Google Launched Self-Driving Cars
Google launched self-driving cars in 2010 and they are racking up successful accident-free miles every year. Recently a driverless car traveled from California to New York without incident. In states where it is “illegal” to operate a self-driving car, a human had to sit in the driver’s seat to “pretend” to be driving the car. One of the big questions people are asking is, “Will self driving cars reduce DUIs?”
Top DUI attorneys are asking if law enforcement can still charge you with DUI even if you are not driving your driverless car. Of course, state law has not addressed this legal issue yet, but self-driving cars will be a reality faster than we think. Self-driving cars are touted as being safer than human-driven cars because the human brain cannot look at and react to every change in driving conditions that occur within a 360-degree radius of the car. In other words, we can’t look left, right, forward, and backward simultaneously, but a self-driving car has sensors on every side of the vehicle and can compute all data and change the car’s path and speed almost immediately.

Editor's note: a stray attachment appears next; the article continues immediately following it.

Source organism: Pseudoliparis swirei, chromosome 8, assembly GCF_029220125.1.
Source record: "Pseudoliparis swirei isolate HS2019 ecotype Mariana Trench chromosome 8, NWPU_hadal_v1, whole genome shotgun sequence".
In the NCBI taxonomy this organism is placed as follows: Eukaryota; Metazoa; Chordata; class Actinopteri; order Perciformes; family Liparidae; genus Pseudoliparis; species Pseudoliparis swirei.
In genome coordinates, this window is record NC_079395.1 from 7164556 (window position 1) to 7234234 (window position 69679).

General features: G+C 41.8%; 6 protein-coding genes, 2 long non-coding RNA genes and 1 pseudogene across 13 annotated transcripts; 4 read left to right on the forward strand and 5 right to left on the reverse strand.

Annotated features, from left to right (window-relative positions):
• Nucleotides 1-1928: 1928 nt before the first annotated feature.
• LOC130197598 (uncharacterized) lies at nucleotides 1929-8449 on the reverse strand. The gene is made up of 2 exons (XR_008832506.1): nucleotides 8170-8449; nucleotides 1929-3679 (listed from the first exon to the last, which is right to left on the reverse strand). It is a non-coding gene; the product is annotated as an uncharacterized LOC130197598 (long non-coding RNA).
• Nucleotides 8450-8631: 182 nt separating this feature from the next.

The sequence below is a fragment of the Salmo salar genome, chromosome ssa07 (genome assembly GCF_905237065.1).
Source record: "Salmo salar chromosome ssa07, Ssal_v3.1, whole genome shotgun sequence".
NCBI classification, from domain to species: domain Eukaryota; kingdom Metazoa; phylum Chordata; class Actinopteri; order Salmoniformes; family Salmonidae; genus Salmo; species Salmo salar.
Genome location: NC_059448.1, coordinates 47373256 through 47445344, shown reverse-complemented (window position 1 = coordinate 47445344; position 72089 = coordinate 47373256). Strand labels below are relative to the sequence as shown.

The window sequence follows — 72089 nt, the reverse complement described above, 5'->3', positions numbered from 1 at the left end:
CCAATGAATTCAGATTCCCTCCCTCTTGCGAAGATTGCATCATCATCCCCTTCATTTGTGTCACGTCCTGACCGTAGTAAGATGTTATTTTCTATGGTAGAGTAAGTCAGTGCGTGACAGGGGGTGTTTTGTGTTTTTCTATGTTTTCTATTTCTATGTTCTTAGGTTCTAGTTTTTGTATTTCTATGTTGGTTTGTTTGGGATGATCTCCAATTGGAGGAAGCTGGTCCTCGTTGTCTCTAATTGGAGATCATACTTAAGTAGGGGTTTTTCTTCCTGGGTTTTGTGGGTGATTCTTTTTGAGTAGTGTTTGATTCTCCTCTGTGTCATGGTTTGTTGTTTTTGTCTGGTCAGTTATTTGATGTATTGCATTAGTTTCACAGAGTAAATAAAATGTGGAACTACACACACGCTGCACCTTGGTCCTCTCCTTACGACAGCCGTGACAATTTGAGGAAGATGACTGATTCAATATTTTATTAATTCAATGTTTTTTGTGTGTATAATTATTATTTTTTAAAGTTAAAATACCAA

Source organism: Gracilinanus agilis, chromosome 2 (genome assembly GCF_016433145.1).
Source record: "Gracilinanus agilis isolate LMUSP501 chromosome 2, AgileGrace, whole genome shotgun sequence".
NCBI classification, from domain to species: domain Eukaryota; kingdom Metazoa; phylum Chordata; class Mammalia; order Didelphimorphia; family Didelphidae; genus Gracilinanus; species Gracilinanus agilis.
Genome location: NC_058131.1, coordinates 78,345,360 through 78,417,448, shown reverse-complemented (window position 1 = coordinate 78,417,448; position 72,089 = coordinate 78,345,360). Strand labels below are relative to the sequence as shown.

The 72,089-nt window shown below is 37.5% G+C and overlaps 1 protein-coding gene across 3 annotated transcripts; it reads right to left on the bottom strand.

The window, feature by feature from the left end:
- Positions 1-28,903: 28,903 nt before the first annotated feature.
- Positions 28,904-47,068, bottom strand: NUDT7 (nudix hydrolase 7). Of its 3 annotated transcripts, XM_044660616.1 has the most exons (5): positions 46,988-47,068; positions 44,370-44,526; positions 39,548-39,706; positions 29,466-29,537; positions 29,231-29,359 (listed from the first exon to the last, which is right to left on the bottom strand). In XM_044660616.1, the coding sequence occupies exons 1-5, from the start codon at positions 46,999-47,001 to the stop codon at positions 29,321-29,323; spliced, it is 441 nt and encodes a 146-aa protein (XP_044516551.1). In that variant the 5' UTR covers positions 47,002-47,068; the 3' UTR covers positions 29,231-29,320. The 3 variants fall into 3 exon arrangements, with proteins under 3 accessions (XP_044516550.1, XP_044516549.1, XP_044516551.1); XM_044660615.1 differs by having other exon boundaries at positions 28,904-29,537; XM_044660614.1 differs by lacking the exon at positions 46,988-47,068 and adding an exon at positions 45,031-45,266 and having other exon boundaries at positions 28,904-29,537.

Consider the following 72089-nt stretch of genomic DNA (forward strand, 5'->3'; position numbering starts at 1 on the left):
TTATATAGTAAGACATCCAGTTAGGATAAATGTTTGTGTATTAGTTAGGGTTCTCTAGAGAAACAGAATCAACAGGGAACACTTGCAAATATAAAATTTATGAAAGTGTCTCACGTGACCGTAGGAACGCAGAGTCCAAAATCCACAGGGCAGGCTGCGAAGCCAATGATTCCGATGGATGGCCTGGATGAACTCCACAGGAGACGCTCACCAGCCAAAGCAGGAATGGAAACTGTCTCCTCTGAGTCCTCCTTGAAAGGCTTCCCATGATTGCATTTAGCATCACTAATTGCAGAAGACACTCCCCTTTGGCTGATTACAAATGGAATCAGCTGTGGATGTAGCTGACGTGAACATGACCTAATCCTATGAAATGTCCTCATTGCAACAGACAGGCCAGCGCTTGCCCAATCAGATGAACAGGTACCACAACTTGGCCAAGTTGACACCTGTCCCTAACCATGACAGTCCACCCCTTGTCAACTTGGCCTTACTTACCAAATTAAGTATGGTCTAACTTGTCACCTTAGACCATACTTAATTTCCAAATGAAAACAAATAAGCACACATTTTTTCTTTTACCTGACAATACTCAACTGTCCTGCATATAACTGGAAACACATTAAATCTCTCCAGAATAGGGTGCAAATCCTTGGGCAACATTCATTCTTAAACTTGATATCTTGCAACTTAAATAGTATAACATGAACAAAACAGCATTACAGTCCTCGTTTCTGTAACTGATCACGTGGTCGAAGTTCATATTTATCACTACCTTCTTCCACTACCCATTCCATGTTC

And a self-driving car has zero distractions – it does not text and drive, it does not get tiring, it does not drink and drive, and it does not experience road rage. That is why lawmakers and concerned citizen groups like MADD embrace the idea of a driverless car. They expect a huge decrease in DUI-related accidents, which has yet to be proven.
To be seen is how lawmakers will decide if you can be charged with a DUI if you are only a passive occupant of a self-driving car. Almost, without a doubt, these new driverless cars will have ignition interlock devices that will only start the car if the driver’s blood alcohol content (BAC) is below the legal BAC limit.
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